Protection of Historic Sites
Almost a century ago, Congress passed the first of many laws protecting archaeological sites, both historic and prehistoric, on federal property. Today, similar Illinois state laws apply to all public land and, in specific circumstances, to private land as well. The Illinois Historic Preservation Agency is responsible for theadministration of these laws:
The Archaeological and Paleontological Resources Protection Act.
This law became effective on January 1, 1989 and applies to all public lands in Illinois. The law contains criminal sanctions for those who disturb burial mounds, human remains, shipwrecks or other archaeological resources as well as fossils on public lands.
Human Grave Protection Act.
Effective August 11, 1989, this law forbids disturbance of human skeletal remains and grave markers in unregistered cemeteries, including isolated graves and burial mounds that are at least 100 years old. Another law protects younger graves and registered cemeteries. It is the intent of this law that “all human burials be accorded equal treatment and respect for human dignity, without reference to ethnic origins, cultural backgrounds or religious affiliations.”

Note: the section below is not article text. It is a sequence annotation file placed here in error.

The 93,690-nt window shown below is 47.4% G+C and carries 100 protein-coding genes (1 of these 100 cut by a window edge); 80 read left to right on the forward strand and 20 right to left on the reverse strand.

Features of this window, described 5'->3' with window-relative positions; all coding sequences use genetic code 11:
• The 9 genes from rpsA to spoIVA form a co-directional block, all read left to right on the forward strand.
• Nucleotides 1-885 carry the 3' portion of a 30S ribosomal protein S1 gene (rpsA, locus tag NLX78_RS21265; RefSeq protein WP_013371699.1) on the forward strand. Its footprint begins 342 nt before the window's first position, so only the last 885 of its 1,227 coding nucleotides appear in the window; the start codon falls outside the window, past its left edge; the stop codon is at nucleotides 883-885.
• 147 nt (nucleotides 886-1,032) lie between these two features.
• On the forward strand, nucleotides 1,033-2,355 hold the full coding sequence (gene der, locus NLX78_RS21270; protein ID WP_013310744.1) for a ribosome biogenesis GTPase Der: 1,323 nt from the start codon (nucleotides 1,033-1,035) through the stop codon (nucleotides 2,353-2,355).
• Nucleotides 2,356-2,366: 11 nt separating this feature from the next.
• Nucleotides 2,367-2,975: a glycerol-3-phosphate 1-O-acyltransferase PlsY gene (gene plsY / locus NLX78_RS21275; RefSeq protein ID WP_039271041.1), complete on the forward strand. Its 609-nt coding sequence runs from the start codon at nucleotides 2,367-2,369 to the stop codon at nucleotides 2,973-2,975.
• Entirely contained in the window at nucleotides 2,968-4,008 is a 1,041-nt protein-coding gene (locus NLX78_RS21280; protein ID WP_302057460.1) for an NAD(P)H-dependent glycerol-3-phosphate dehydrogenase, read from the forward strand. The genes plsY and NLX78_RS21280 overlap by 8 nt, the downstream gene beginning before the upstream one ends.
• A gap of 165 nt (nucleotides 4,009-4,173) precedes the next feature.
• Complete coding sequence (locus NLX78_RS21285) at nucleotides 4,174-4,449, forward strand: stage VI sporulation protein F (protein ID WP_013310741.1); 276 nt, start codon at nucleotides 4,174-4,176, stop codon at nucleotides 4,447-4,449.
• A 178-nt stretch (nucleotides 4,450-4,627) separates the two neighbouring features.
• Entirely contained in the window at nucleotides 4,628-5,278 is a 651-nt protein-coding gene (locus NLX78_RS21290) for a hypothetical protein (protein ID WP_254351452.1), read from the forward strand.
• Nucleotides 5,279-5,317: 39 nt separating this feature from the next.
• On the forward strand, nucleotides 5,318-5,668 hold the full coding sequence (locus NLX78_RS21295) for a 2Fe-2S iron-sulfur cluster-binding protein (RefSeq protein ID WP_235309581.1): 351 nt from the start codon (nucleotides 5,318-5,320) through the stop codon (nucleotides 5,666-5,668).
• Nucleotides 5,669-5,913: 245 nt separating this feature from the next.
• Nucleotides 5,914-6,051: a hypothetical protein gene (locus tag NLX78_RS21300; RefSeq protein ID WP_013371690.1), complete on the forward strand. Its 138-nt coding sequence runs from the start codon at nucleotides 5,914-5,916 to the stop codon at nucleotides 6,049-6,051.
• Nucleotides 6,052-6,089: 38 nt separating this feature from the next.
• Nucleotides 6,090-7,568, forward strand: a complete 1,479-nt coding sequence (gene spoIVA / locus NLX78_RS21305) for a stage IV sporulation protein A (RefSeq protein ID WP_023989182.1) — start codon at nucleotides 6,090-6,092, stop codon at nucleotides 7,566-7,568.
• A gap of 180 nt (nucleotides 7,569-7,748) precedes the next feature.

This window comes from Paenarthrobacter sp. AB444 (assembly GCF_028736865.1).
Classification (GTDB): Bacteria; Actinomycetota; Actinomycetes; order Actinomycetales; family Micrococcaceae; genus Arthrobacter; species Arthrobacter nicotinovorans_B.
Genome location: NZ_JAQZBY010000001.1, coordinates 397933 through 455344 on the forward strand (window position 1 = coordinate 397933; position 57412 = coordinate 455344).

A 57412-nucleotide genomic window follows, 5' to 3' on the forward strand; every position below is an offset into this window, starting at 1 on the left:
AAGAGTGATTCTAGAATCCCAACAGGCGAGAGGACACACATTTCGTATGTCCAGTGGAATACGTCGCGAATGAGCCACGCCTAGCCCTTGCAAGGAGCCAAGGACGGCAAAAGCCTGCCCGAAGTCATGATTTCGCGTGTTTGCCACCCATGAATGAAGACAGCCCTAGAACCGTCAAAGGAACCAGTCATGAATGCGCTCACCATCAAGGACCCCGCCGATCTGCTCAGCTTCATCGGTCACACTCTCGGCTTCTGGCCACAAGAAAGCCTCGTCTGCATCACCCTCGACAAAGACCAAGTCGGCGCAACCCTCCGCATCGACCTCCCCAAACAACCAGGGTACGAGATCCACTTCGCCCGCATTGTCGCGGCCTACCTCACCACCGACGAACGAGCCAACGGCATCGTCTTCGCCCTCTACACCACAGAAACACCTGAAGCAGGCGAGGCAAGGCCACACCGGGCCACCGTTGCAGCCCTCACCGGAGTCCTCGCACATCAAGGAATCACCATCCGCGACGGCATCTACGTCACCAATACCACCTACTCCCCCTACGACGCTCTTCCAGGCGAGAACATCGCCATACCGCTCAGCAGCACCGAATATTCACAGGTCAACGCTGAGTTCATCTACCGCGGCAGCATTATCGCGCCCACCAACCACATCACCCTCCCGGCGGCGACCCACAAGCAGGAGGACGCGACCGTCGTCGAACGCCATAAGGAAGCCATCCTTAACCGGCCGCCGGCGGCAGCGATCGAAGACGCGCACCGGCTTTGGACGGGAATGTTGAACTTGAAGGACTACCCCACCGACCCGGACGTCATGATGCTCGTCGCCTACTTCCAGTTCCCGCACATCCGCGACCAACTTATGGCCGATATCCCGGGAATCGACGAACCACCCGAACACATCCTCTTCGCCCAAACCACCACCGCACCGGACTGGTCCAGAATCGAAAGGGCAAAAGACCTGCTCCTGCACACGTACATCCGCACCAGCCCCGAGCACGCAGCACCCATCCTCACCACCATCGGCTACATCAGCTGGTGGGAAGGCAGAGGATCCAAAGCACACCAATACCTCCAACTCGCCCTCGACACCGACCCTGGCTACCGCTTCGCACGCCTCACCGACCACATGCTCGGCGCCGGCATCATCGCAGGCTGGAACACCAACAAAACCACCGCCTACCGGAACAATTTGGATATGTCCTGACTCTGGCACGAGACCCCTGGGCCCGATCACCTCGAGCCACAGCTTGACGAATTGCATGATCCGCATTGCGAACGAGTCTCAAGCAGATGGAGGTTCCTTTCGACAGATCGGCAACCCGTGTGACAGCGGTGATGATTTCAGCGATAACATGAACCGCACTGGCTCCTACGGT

The Illinois State Agency Historic Resources Protection Act.
Agencies of Illinois government are required to notify the Illinois Historic Preservation Agency of any undertaking that may adversely affect an archaeological property (historic or prehistoric). The Historic Preservation Agency may require survey and testing of resource areas. This law became effective January 1, 1990.
National Historic Preservation Act of 1966, as amended.
This Federal statute authorizes the National Register of Historic places, establishes the Advisory Council on Historic Preservation, and, under Section 106, the Council’s powers to review Federal undertakings that affect historic properties.
Protecting Archaeological Sites
The Illinois Department of Natural Resources owns and manages thousands of archaeological sites on land it oversees. The Archaeological and Paleontological Resource Protection Act protects these sites and the artifacts contained within them from looting and vandalism. It is illegal for anyone to either collect or engage in digging into an archaeological site on public lands. Although prohibited by law, the looting of sites on both public and private lands is a serious problem. If you notice illicit digging at an archaeological site or witness someone collecting artifacts on a site at a state park, the Department of Natural Resources asks you to contact either the DNR Cultural Resource Coordinator at (217) 782-3715 or the local park superintendent so measures can be taken to protect the site.